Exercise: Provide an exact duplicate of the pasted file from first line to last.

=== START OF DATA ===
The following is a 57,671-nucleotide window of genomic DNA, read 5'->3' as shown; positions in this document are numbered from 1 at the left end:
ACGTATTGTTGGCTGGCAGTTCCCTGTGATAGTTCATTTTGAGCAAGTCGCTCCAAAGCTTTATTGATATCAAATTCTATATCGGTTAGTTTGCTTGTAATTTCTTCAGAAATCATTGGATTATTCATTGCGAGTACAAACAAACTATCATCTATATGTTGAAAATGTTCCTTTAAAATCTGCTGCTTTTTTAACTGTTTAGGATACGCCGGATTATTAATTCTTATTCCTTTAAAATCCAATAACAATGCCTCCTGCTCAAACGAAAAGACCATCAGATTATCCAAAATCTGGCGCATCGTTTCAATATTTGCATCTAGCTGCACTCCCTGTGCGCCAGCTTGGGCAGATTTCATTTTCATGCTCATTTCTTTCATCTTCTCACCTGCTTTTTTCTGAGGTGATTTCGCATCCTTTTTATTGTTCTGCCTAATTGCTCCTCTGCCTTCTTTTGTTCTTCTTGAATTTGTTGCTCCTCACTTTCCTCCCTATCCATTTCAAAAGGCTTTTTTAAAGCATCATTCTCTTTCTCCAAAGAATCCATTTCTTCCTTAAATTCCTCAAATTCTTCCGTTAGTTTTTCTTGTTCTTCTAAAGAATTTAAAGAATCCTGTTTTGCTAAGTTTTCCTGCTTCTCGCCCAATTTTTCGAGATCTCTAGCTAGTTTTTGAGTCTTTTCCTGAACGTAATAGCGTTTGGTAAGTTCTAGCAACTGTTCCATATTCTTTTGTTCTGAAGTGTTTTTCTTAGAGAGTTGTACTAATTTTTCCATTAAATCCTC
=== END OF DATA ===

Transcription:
The following is a 57,671-nucleotide window of genomic DNA, read 5'->3' as shown; positions in this document are numbered from 1 at the left end:
ACGTATTGTTGGCTGGCAGTTCCCTGTGATAGTTCATTTTGAGCAAGTCGCTCCAAAGCTTTATTGATATCAAATTCTATATCGGTTAGTTTGCTTGTAATTTCTTCAGAAATCATTGGATTATTCATTGCGAGTACAAACAAACTATCATCTATATGTTGAAAATGTTCCTTTAAAATCTGCTGCTTTTTTAACTGTTTAGGATACGCCGGATTATTAATTCTTATTCCTTTAAAATCCAATAACAATGCCTCCTGCTCAAACGAAAAGACCATCAGATTATCCAAAATCTGGCGCATCGTTTCAATATTTGCATCTAGCTGCACTCCCTGTGCGCCAGCTTGGGCAGATTTCATTTTCATGCTCATTTCTTTCATCTTCTCACCTGCTTTTTTCTGAGGTGATTTCGCATCCTTTTTATTGTTCTGCCTAATTGCTCCTCTGCCTTCTTTTGTTCTTCTTGAATTTGTTGCTCCTCACTTTCCTCCCTATCCATTTCAAAAGGCTTTTTTAAAGCATCATTCTCTTTCTCCAAAGAATCCATTTCTTCCTTAAATTCCTCAAATTCTTCCGTTAGTTTTTCTTGTTCTTCTAAAGAATTTAAAGAATCCTGTTTTGCTAAGTTTTCCTGCTTCTCGCCCAATTTTTCGAGATCTCTAGCTAGTTTTTGAGTCTTTTCCTGAACGTAATAGCGTTTGGTAAGTTCTAGCAACTGTTCCATATTCTTTTGTTCTGAAGTGTTTTTCTTAGAGAGTTGTACTAATTTTTCCATTAAATCCTC